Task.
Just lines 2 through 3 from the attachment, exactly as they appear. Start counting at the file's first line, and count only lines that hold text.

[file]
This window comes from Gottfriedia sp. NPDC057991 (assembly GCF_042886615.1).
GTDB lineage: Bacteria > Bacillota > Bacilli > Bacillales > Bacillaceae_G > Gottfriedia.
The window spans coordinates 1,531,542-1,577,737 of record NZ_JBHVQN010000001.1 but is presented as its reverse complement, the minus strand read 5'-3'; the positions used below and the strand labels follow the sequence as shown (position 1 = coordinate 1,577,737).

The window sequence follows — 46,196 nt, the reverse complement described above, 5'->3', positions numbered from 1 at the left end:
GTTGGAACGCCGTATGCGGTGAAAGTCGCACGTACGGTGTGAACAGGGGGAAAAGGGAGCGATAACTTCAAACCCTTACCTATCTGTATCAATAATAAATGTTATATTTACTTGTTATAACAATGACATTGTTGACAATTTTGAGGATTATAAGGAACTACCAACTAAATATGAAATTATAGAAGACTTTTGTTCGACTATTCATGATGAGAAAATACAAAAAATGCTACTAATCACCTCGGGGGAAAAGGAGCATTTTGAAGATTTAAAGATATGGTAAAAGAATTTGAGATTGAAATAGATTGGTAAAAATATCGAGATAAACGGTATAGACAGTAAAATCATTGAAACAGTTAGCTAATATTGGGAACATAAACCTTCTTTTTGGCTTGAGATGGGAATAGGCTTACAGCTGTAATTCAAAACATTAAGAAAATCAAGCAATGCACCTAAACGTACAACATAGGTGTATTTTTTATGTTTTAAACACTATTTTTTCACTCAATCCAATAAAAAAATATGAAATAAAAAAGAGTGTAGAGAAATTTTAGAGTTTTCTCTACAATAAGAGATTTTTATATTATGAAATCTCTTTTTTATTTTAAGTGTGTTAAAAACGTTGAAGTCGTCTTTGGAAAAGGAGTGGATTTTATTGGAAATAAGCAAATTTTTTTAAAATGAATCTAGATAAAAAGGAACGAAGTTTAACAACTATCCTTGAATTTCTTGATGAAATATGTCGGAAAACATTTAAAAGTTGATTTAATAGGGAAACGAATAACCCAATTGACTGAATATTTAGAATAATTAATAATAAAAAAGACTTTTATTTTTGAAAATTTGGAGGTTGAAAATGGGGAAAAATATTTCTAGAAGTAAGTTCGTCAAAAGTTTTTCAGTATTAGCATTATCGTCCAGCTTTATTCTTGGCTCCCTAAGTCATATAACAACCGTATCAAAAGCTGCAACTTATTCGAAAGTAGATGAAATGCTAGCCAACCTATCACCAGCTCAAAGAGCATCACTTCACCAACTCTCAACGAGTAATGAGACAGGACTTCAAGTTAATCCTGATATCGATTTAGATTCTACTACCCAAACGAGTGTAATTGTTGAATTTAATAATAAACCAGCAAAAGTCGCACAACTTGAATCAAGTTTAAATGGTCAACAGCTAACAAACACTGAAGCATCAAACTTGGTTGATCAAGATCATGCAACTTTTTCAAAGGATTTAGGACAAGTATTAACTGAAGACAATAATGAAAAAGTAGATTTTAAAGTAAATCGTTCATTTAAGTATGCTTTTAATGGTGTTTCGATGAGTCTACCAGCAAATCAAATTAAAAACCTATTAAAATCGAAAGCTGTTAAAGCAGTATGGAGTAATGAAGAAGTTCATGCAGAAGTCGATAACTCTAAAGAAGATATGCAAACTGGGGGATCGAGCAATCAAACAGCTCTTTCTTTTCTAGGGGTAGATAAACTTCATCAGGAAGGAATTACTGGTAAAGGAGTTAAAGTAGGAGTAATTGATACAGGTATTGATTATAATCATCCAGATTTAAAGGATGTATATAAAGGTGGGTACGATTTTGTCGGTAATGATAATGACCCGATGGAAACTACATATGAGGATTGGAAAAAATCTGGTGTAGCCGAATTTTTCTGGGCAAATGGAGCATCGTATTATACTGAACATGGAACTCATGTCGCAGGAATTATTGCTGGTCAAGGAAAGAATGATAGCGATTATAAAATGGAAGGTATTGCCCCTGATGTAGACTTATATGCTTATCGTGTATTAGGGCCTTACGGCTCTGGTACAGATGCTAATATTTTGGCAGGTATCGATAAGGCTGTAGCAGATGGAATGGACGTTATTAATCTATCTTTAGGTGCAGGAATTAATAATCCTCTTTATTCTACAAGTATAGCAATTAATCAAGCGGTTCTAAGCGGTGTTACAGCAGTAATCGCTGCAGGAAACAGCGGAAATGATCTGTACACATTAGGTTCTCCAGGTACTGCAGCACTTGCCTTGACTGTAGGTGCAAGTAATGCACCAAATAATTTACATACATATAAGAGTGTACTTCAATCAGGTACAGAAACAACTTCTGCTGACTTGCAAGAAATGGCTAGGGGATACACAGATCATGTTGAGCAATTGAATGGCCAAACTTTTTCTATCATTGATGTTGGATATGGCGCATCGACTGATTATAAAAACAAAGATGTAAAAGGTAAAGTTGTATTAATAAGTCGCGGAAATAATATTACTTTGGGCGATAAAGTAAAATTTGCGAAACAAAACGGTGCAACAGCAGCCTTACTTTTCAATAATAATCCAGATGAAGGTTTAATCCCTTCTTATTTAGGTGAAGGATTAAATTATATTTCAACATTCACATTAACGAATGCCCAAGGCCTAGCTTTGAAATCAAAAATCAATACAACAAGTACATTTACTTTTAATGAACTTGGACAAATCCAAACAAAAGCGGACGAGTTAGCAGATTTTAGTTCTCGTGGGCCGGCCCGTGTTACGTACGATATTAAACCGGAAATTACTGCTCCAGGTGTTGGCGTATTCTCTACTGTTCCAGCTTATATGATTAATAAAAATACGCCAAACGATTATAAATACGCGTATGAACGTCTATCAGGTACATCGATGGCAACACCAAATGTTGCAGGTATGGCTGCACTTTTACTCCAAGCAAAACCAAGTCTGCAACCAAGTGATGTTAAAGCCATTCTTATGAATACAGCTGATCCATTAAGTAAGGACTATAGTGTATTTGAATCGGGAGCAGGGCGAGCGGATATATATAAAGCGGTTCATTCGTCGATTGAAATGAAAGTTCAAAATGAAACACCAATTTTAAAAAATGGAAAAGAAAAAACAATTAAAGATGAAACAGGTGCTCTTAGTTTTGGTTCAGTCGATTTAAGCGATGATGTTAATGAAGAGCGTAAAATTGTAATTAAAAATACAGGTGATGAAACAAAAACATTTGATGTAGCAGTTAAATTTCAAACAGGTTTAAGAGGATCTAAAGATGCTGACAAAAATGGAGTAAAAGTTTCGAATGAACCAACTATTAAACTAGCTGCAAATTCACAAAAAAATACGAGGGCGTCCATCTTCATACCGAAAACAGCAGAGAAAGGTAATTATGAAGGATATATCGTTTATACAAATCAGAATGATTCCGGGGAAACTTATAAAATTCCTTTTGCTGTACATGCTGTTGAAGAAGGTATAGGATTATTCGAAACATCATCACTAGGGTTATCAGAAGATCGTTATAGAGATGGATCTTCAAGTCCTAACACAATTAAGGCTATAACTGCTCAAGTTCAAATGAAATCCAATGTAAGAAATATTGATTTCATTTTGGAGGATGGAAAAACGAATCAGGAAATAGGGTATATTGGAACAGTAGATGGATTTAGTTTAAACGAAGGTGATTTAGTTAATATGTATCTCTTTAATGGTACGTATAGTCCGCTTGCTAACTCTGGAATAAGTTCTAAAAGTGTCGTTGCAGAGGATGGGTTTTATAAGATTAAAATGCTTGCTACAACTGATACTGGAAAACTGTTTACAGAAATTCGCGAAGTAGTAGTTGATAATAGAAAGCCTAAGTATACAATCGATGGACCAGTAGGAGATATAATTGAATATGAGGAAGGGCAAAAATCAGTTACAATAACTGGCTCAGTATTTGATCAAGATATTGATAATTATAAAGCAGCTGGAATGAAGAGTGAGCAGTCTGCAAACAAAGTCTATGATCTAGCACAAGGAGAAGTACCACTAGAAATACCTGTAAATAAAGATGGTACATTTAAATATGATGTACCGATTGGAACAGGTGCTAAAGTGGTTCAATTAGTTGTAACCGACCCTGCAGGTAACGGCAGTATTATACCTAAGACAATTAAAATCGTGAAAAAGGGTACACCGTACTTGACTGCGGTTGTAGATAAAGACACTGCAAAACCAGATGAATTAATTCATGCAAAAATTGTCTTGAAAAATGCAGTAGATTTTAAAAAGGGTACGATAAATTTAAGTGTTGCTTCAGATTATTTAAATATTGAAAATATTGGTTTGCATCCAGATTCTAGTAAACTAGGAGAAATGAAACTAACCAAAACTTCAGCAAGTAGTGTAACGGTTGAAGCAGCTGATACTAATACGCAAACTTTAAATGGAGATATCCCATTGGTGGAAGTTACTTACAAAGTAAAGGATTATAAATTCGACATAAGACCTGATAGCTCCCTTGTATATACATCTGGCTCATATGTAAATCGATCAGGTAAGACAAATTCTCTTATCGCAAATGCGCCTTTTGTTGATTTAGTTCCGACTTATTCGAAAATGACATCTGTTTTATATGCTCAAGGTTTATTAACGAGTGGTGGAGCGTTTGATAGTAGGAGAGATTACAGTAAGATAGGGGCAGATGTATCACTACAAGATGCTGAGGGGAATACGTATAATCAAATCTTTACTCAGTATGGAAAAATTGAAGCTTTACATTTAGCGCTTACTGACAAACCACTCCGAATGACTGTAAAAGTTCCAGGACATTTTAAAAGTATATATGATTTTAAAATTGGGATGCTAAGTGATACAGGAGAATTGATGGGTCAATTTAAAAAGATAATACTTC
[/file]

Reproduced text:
GTDB lineage: Bacteria > Bacillota > Bacilli > Bacillales > Bacillaceae_G > Gottfriedia.
The window spans coordinates 1,531,542-1,577,737 of record NZ_JBHVQN010000001.1 but is presented as its reverse complement, the minus strand read 5'-3'; the positions used below and the strand labels follow the sequence as shown (position 1 = coordinate 1,577,737).